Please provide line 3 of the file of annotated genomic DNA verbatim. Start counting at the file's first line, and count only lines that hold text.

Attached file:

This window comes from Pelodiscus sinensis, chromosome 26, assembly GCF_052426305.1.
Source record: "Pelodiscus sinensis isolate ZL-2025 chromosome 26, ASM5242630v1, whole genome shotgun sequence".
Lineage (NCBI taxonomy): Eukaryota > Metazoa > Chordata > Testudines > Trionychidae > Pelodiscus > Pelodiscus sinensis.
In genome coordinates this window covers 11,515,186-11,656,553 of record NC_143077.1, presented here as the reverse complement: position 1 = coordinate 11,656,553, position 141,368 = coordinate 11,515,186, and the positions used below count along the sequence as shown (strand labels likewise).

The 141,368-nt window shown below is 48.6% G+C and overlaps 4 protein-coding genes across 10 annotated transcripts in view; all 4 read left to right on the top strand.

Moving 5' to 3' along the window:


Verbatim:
Lineage (NCBI taxonomy): Eukaryota > Metazoa > Chordata > Testudines > Trionychidae > Pelodiscus > Pelodiscus sinensis.